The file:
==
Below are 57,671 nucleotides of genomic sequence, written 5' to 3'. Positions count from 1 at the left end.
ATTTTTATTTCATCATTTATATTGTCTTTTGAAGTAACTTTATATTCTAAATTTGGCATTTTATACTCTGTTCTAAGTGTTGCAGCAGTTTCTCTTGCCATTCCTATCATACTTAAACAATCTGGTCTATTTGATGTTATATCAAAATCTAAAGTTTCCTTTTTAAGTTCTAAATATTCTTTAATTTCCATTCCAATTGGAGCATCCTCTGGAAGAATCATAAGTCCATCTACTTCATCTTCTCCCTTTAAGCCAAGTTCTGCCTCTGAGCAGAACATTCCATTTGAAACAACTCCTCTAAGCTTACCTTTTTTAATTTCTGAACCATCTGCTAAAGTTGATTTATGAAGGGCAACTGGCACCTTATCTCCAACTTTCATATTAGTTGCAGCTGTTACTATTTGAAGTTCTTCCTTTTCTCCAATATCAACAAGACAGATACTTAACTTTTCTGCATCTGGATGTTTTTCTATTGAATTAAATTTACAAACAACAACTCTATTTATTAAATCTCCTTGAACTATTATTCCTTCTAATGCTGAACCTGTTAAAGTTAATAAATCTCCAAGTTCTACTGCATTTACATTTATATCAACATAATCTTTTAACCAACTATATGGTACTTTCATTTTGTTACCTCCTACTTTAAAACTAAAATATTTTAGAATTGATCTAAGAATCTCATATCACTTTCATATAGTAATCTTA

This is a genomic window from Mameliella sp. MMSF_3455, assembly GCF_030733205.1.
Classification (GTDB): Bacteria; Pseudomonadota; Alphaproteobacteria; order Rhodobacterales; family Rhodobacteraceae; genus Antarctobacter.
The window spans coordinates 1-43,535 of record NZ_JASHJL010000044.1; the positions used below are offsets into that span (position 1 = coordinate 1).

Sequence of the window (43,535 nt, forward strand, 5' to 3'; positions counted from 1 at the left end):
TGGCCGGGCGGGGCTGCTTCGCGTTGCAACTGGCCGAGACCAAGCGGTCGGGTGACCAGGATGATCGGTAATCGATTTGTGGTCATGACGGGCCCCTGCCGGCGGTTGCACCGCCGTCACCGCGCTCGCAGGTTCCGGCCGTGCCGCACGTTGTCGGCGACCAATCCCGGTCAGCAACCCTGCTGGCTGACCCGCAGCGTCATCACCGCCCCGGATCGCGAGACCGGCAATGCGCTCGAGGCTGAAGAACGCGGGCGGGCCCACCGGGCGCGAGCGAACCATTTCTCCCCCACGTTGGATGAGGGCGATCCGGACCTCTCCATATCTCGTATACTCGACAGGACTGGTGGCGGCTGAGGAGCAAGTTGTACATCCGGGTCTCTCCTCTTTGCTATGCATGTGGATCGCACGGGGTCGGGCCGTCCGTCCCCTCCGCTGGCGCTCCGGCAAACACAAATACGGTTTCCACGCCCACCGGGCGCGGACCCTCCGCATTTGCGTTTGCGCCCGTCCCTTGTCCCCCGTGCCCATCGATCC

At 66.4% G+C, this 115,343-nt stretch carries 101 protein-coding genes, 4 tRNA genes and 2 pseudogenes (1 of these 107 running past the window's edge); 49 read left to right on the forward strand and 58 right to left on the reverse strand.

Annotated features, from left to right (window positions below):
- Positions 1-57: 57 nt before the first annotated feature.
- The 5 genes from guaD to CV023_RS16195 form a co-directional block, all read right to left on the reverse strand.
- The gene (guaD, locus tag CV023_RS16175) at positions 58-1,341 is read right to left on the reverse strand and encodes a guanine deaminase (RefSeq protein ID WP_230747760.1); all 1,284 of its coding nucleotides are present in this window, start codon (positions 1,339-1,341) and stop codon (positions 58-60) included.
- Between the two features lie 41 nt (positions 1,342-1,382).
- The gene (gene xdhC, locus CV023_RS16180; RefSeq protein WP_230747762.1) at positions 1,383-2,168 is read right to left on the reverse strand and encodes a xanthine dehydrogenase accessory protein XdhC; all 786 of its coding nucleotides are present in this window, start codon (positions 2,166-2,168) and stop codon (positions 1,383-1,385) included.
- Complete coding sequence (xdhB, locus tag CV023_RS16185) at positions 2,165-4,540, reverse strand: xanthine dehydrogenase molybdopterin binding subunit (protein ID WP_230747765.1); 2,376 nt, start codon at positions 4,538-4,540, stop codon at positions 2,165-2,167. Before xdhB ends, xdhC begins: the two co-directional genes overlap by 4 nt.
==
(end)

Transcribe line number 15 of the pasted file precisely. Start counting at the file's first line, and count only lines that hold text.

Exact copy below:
- Complete coding sequence (xdhB, locus tag CV023_RS16185) at positions 2,165-4,540, reverse strand: xanthine dehydrogenase molybdopterin binding subunit (protein ID WP_230747765.1); 2,376 nt, start codon at positions 4,538-4,540, stop codon at positions 2,165-2,167. Before xdhB ends, xdhC begins: the two co-directional genes overlap by 4 nt.